Perhaps I’m just splitting hairs! But when he said that I assumed he misspoke for a bit, but he didn’t. Then realizing that, I had to go see how long is considered short:

Short-wave infrared (SWIR) light is typically defined as light in the 0.9 – 1.7μm wavelength range, but can also be classified from 0.7 – 2.5μm.
Yes I used to mix up NEAR IR with SHORT IR.....oh wait, they are both listed as 700nm - 2500nm ( 0.7um - 2.5um )all over the web, but images like this make the two terms appear to be different. Here Near IR looks like 700nm - 1000nm and Short wave IR looks like 1000nm - 2500nm then medium wave and long wave.

Electromagnetic Spectrum Illustrating SWIR Wavelength Range


 
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Alaskan

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I prefer to call it Near-IR, but whatever, far shorter than what a CO2 laser will produce.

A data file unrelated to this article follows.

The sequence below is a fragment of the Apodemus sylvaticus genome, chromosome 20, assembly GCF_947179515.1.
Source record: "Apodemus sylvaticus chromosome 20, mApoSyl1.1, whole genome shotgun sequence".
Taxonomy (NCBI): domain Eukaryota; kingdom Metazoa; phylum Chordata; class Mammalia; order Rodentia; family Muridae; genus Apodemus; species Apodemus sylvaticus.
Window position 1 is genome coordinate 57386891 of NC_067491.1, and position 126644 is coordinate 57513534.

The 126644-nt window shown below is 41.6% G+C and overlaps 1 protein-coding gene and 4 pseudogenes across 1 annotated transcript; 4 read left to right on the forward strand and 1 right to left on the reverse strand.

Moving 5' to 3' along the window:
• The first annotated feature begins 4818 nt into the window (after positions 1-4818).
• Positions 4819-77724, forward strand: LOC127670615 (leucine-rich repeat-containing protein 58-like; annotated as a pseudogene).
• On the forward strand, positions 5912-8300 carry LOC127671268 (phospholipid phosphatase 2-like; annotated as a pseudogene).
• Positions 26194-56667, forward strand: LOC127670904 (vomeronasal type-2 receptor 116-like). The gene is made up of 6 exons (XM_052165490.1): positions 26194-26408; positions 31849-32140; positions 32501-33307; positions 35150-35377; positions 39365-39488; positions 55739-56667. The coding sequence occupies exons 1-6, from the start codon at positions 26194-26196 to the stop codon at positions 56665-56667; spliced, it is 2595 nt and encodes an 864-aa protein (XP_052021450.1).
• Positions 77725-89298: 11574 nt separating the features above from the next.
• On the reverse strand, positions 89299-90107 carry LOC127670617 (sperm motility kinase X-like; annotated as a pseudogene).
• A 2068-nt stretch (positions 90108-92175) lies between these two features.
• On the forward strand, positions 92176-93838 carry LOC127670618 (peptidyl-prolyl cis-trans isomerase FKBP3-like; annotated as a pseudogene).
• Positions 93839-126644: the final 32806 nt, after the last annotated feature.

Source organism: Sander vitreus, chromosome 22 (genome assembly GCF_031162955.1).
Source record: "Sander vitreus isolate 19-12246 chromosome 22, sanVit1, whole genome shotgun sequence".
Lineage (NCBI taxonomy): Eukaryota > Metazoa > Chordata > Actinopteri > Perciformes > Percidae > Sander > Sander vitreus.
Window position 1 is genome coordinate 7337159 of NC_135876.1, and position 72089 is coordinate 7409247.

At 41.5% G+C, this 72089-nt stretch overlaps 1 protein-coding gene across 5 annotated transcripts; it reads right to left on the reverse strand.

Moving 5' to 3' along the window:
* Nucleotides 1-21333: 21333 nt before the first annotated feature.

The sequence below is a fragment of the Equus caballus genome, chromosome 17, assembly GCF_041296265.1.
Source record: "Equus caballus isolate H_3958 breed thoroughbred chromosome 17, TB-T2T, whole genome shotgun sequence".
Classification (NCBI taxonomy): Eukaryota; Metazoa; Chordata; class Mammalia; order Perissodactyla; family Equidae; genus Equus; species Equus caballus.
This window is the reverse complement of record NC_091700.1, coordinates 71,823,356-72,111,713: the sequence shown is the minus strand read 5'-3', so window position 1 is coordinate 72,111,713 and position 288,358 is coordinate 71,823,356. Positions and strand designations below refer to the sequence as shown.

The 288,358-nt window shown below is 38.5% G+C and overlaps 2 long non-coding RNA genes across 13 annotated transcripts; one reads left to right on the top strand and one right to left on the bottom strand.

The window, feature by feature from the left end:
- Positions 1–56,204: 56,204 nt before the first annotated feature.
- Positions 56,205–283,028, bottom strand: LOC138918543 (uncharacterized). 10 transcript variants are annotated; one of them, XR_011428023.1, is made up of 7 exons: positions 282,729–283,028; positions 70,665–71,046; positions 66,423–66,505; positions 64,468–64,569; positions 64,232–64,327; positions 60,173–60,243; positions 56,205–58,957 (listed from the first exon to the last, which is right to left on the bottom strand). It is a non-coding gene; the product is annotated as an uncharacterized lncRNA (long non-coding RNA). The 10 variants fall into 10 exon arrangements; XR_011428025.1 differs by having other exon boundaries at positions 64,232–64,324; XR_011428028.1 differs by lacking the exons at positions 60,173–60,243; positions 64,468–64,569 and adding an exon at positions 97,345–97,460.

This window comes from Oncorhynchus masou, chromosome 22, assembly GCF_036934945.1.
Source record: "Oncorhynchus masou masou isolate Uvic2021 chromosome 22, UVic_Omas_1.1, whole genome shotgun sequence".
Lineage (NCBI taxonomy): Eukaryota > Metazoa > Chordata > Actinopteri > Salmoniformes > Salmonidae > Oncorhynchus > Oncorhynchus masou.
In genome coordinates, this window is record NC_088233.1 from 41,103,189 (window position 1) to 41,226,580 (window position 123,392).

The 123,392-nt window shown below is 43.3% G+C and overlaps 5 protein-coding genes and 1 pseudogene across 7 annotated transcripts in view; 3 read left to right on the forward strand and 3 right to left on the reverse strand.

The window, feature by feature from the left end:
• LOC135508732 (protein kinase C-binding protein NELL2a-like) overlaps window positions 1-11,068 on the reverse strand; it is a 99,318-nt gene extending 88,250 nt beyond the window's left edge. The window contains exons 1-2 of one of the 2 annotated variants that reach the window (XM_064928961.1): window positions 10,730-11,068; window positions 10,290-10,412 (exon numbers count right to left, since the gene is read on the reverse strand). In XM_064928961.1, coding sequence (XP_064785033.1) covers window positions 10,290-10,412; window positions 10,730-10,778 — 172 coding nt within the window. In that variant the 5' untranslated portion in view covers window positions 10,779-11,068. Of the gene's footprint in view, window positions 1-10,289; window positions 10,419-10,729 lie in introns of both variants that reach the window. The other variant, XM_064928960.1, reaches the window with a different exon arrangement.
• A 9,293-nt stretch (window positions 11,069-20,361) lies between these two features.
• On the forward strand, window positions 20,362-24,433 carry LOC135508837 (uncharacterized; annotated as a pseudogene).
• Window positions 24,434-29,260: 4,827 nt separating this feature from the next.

RedCowboy

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I prefer to call it Near-IR, but whatever, far shorter than what a CO2 laser will produce.
Yes CO2 is around 10400nm ( 10.4um ) but what I want is to know the real definition of the terminology so I can say it right, there is a lot of information online that's lacking, even Wikipedia and webesters just say 0.7-2.5um for either term, but I know I have heard people make a distinction, I just want to know the difference so I can get it right., I'm not being critical of anyone.
It looks like NIR is 0.7-1.0um and SWIR is 1.0-2.5um

---edit---

Correction :

CO2 lasers typically emit at a wavelength of 10.6 μm, but there are other lines in the region of 9–11 μm (particularly at 9.6 μm).

 
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Alaskan

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I agree with how you understand NIR, calling .7 to 1 um SWIR doesn't appear correct to me. However, if you google NIR, different sources have different views. I like this site: https://www.rp-photonics.com/infrared_light.html (but they show a portion of what I consider NIR, to be IR-A, up to 1400 nm).

Different definitions are used for distinguishing different infrared spectral regions: